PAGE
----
- Essays: On The Road (And A Little Off)


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"Brother, Can you Spare $87,000?" and "Getting Famous" Part Two

Rockvale, TN July 18, 2006 - - Well, to be brief, I got my mortgage, so those of you who've been worried to death that I might not be able to continue my dissolute lifestyle can rest peacefully. Both of you.

Now I'd like to talk about fame again. Not George Raft's. Mine. So this is gonna be a very short discussion, okay? A couple of years ago I got a letter from a music writer named Marley Brant, who was working on a book that is called "Tales from the Rock and Roll Highway" or something. Anyway Marley wanted permission to use a piece I had written, "Dance Hall Gals: Marcia Routh", in the book. I was duly flattered and gave it, and eventually the book came out.

I don't have the book, so I can't quote directly, but the last time I was in the Netherlands, or maybe the time before that, my friend the worldwide webster Riny had a copy of it sitting around his lodgings and I got a look at it. It's basically the usual anthology format: the anthologist discusses what is going to follow, in italics or something, and then you got your piece. The story was basically about how I once got hauled in, though not actually arrested, for rape and my friend Marcia Routh rescued me.

Now here's the interesting part: in the little intro before the story, Marley says something like "Sometimes even being famous isn't enough to save you from interfacing with the authorities", or something like that, setting the reader up for what is to follow.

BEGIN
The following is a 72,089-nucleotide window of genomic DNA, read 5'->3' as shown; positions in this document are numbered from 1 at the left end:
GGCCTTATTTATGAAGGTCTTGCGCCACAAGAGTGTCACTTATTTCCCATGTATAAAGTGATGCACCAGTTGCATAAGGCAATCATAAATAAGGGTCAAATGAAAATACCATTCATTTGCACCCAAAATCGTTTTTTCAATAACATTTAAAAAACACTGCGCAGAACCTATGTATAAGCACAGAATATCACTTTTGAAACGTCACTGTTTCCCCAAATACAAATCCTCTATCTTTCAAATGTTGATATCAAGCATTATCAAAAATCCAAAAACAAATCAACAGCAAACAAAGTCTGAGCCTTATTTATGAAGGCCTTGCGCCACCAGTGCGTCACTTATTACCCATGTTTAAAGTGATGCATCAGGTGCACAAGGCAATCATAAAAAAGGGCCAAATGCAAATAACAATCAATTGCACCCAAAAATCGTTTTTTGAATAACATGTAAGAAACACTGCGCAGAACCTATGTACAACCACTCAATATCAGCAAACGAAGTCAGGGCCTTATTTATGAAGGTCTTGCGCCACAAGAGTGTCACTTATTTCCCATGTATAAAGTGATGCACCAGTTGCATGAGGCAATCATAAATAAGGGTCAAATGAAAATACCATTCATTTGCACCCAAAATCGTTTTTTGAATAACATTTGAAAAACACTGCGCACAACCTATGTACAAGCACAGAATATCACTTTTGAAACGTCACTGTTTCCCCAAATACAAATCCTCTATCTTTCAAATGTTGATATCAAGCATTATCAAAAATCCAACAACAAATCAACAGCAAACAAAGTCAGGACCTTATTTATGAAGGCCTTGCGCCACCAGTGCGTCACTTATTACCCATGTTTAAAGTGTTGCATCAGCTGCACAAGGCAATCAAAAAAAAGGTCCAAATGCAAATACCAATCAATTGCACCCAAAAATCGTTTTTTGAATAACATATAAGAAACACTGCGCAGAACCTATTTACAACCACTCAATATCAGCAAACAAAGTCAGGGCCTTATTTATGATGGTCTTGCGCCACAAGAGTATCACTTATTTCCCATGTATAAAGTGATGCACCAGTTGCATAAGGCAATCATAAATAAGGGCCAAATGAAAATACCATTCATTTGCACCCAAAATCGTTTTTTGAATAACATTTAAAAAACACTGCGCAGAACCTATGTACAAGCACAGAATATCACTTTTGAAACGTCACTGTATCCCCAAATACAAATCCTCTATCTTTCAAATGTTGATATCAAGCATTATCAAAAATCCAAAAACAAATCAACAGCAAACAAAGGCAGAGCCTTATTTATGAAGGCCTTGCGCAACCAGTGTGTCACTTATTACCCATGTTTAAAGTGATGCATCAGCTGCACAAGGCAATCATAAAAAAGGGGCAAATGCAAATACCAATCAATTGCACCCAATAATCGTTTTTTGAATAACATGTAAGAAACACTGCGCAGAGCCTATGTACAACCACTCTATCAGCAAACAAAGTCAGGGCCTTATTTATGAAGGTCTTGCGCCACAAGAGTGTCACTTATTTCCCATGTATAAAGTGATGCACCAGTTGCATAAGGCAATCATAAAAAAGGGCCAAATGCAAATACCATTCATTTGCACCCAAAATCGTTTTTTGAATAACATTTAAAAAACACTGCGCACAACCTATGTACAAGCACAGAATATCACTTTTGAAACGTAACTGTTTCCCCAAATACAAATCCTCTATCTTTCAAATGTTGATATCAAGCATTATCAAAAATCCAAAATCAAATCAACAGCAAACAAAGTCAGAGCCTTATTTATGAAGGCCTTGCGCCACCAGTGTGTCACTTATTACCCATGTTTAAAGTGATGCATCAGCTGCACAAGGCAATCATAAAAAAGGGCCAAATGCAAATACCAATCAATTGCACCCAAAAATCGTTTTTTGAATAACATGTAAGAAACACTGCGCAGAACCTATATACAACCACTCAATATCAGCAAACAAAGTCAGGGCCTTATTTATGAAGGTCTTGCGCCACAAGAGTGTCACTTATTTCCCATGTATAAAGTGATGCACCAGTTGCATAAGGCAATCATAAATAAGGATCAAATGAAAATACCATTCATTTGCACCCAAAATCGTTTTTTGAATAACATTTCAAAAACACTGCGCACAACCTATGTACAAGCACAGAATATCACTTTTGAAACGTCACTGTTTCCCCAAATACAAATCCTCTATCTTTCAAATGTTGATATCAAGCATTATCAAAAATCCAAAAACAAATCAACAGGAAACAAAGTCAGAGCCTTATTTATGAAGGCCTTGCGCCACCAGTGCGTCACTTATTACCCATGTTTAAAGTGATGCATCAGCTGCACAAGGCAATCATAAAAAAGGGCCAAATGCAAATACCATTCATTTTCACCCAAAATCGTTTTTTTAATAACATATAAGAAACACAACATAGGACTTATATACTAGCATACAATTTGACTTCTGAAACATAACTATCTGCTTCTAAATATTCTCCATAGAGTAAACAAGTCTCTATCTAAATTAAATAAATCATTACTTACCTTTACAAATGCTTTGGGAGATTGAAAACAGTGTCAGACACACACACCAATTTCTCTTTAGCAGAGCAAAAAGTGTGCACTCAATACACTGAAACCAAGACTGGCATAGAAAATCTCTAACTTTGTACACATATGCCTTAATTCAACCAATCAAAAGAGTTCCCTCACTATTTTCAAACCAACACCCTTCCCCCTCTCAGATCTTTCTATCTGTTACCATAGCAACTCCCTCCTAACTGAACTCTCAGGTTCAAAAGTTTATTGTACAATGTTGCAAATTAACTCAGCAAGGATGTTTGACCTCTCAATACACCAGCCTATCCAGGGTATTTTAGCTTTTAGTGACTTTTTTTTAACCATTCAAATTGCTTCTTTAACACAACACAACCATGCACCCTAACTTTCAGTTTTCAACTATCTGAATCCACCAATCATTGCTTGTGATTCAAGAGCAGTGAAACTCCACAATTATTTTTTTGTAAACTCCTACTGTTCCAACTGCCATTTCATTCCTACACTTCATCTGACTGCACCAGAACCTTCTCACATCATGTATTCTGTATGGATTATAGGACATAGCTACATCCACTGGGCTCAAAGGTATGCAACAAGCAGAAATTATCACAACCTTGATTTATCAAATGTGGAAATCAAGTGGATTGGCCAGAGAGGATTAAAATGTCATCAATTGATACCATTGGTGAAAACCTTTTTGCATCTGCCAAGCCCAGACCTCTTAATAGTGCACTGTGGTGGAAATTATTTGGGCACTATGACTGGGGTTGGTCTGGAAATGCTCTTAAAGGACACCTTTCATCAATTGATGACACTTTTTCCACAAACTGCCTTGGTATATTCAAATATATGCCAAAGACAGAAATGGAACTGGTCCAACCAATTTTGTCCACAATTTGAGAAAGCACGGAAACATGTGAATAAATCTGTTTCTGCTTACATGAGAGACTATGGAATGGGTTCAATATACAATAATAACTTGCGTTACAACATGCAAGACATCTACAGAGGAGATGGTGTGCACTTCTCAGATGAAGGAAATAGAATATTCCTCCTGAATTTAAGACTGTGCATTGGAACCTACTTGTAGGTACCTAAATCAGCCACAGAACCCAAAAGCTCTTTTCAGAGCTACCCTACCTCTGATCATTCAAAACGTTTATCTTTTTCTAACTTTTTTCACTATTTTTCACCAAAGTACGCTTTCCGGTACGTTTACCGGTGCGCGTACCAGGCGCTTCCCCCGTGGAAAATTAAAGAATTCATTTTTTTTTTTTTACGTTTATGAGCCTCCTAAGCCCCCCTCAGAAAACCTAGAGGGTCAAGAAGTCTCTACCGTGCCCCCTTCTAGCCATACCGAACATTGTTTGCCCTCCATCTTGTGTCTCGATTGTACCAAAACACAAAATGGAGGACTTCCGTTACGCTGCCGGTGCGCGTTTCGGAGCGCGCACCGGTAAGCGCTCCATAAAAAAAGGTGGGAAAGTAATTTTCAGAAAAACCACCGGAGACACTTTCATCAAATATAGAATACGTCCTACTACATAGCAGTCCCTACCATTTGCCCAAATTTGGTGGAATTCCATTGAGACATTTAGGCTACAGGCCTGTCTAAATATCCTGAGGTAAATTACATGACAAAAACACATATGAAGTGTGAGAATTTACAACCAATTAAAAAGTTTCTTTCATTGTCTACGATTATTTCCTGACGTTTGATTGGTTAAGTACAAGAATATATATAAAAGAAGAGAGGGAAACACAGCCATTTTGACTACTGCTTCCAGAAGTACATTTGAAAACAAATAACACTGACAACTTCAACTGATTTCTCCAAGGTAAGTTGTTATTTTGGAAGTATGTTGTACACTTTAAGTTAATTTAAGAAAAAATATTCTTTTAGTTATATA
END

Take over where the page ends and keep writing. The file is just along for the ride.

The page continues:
And then, what follows is something like " by Panama Red (New Riders of the Purple Sage)". Which anybody, including me and especially the New Riders, will tell you is bullshit and completely inaccurate. So there's this irony thing going on: here's a story about being famous and yet I'm not so famous that Marley doesn't get the information completely wrong. Peter Rowan, who wrote the song "Panama Red" and I, Panama Red, who has lived the life, have had such a thing about it that we've somehow managed to avoid meeting for thirty years, despite multiple career and mutual-friend bi-coastal overlaps.

So I guess a better lead-in would have been "Sometimes even being famous is not enough to avoid being mistaken for a song Peter Rowan wrote and the New Riders recorded."

Sic gloria fugit, or something.

Panama Red